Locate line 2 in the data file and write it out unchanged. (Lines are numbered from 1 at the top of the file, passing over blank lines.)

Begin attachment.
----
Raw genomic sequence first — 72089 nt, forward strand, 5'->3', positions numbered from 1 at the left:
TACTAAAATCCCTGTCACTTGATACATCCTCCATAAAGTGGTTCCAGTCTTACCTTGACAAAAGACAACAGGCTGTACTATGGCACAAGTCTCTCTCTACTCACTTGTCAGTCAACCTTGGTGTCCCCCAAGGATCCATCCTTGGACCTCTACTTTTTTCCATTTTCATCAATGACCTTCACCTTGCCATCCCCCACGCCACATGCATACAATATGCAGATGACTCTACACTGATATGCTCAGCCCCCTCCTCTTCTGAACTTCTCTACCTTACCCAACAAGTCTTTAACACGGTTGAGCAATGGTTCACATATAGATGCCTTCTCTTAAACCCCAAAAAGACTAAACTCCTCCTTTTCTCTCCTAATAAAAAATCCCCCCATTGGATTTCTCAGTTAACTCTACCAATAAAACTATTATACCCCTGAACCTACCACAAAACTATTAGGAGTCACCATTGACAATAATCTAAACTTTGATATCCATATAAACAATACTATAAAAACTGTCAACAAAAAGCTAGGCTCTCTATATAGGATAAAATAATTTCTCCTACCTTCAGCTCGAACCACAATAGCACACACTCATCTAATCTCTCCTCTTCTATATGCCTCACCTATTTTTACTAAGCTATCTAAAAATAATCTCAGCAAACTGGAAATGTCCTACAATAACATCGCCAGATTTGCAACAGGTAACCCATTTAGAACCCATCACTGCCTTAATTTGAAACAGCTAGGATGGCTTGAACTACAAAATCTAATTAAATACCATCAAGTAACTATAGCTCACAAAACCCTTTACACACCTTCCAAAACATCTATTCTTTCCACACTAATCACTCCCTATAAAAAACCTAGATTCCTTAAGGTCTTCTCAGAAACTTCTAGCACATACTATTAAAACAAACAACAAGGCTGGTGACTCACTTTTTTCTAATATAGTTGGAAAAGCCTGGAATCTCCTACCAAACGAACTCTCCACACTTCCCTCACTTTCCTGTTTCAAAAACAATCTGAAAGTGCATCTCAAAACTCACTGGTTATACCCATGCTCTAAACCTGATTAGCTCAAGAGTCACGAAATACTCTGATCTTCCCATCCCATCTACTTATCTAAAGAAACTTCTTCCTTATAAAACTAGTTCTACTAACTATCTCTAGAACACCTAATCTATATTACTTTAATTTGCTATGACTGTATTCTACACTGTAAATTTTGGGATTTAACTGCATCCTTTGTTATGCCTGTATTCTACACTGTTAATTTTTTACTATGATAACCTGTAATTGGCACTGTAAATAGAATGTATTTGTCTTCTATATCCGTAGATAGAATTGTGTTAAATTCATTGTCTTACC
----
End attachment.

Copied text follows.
TACTAAAATCCCTGTCACTTGATACATCCTCCATAAAGTGGTTCCAGTCTTACCTTGACAAAAGACAACAGGCTGTACTATGGCACAAGTCTCTCTCTACTCACTTGTCAGTCAACCTTGGTGTCCCCCAAGGATCCATCCTTGGACCTCTACTTTTTTCCATTTTCATCAATGACCTTCACCTTGCCATCCCCCACGCCACATGCATACAATATGCAGATGACTCTACACTGATATGCTCAGCCCCCTCCTCTTCTGAACTTCTCTACCTTACCCAACAAGTCTTTAACACGGTTGAGCAATGGTTCACATATAGATGCCTTCTCTTAAACCCCAAAAAGACTAAACTCCTCCTTTTCTCTCCTAATAAAAAATCCCCCCATTGGATTTCTCAGTTAACTCTACCAATAAAACTATTATACCCCTGAACCTACCACAAAACTATTAGGAGTCACCATTGACAATAATCTAAACTTTGATATCCATATAAACAATACTATAAAAACTGTCAACAAAAAGCTAGGCTCTCTATATAGGATAAAATAATTTCTCCTACCTTCAGCTCGAACCACAATAGCACACACTCATCTAATCTCTCCTCTTCTATATGCCTCACCTATTTTTACTAAGCTATCTAAAAATAATCTCAGCAAACTGGAAATGTCCTACAATAACATCGCCAGATTTGCAACAGGTAACCCATTTAGAACCCATCACTGCCTTAATTTGAAACAGCTAGGATGGCTTGAACTACAAAATCTAATTAAATACCATCAAGTAACTATAGCTCACAAAACCCTTTACACACCTTCCAAAACATCTATTCTTTCCACACTAATCACTCCCTATAAAAAACCTAGATTCCTTAAGGTCTTCTCAGAAACTTCTAGCACATACTATTAAAACAAACAACAAGGCTGGTGACTCACTTTTTTCTAATATAGTTGGAAAAGCCTGGAATCTCCTACCAAACGAACTCTCCACACTTCCCTCACTTTCCTGTTTCAAAAACAATCTGAAAGTGCATCTCAAAACTCACTGGTTATACCCATGCTCTAAACCTGATTAGCTCAAGAGTCACGAAATACTCTGATCTTCCCATCCCATCTACTTATCTAAAGAAACTTCTTCCTTATAAAACTAGTTCTACTAACTATCTCTAGAACACCTAATCTATATTACTTTAATTTGCTATGACTGTATTCTACACTGTAAATTTTGGGATTTAACTGCATCCTTTGTTATGCCTGTATTCTACACTGTTAATTTTTTACTATGATAACCTGTAATTGGCACTGTAAATAGAATGTATTTGTCTTCTATATCCGTAGATAGAATTGTGTTAAATTCATTGTCTTACC